The likelihood that Hamels is heading to the Dodgers
While recent reports have linked the Dodgers to Phillies left-hander Cole Hamels, such a trade is unlikely — at least for now.
The Phillies would want one of the Dodgers’ top position prospects, shortstop Corey Seager or outfielder Joc Pederson, in any Hamels deal, according to major-league sources.
And the Dodgers, rather than part with premium young talent and assume the remainder of Hamels’ contract, can purchase a free-agent pitcher for a comparable price and give up no more than a draft pick.
The Dodgers, according to sources, are indeed expressing interest in the top free-agent starters — left-hander Jon Lester and right-handers Max Scherzer and James Shields.
But then, the Dodgers always will express interest in such pitchers, even in offseasons such as this one, when they are trying to streamline their payroll by trading at least one high-priced outfielder.
The bottom line is that, at some point soon, the Dodgers will need to address their rotation. Left-hander Clayton Kershaw is signed through 2020, lefty Hyun-Jin Ryu through 2018. But righty Zack Greinke can opt out of his contract after this season and right-hander Dan Haren also is under control only through ’15.
In addition, Ryu twice missed time with shoulder irritation last season. He was sidelined nearly three weeks in May and did not pitch after Sept. 12 in the regular season, but recovered to make a strong start in the Division Series.
Given the commitments to Kershaw and Ryu, a right-hander such as Scherzer or Shields seemingly would make more sense than a lefty such as Lester. However, a source confirmed Wednesday night that the Dodgers have strong interest in Lester, who – unlike any of the current Dodgers starters – has a successful postseason track record.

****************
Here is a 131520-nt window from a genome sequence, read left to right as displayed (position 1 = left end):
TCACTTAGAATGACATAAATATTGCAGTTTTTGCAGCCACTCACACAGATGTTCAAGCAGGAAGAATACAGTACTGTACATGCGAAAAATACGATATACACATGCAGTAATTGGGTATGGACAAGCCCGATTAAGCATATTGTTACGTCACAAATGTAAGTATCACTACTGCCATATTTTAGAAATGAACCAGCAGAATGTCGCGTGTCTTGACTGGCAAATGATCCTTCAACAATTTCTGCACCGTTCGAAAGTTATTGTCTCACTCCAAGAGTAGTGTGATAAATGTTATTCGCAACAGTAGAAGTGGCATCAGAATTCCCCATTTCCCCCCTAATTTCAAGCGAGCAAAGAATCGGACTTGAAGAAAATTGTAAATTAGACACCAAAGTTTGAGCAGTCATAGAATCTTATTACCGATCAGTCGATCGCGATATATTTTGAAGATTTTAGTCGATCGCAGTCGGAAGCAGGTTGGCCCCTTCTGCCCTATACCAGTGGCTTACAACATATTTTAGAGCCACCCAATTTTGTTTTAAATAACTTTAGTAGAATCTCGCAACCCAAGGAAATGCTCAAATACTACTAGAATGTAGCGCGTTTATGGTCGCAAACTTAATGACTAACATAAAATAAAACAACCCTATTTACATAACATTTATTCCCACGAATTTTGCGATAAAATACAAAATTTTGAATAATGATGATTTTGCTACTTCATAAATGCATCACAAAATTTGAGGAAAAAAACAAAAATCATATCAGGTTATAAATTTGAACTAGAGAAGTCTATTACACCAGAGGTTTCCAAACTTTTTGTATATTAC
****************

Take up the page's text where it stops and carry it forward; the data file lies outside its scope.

Meanwhile, the free-agent class for starting pitchers next offseason will be even deeper. That class could include not only Greinke, but also right-handers Jordan Zimmermann, Doug Fister, Johnny Cueto and Jeff Samardzija, as well as lefty David Price and others.
Hamels, who turns 31 on Dec. 27, is arguably as good or better than any of those pitchers, and the remaining four years and $90 million on his contract likely will look a bargain after Lester and Scherzer sign their new deals.
The Dodgers could acquire Hamels without his consent — they are not one of the 20 teams on his no-trade list, according to sources. The team could even expand the deal to include shortstop Jimmy Rollins, who would be an appealing one-year bridge to Seager. Rollins, 36, has full no-trade protection as a player with 10 years of service and five consecutive with the same club, but might approve a deal to a large market such as Los Angeles.
The problem is that the Phillies want young talent for Hamels. And the Dodgers, under new president of baseball operations Andrew Friedman, remain reluctant to part with the prospects that the previous front deemed off-limits at the July 31 non-waiver deadline — Seager, Pederson and left-hander Julio Urias.
The Dodgers are not short on money; they are short on players. At present, they would forfeit only the 25th pick in the draft for signing Scherzer or Shields, though their position in the first round could further improve as other teams sign compensation free agents (Lester, who became exempt from a qualifying offer after getting traded at midseason, will not cost his next team a pick.)
Losing a pick, though, is still better than losing a prospect; highly regarded youngsters such as Seager and Pederson already have track records in professional baseball.
The Red Sox, deeper in young talent than the Dodgers, would be better positioned to acquire Hamels. And while the Sox are on Hamels’ no-trade list, according to sources, the team could buy his approval by exercising his $20 million club option for 2019. At that point, he would be under contract for five years, $110 million.
The Dodgers, unencumbered by the no-trade restriction, would not need to add the fifth year. But in the end, it’s not the money they’re worried about; it’s the prospects. The Dodgers simply do not want to give up a Seager or Pederson when they can improve in other ways.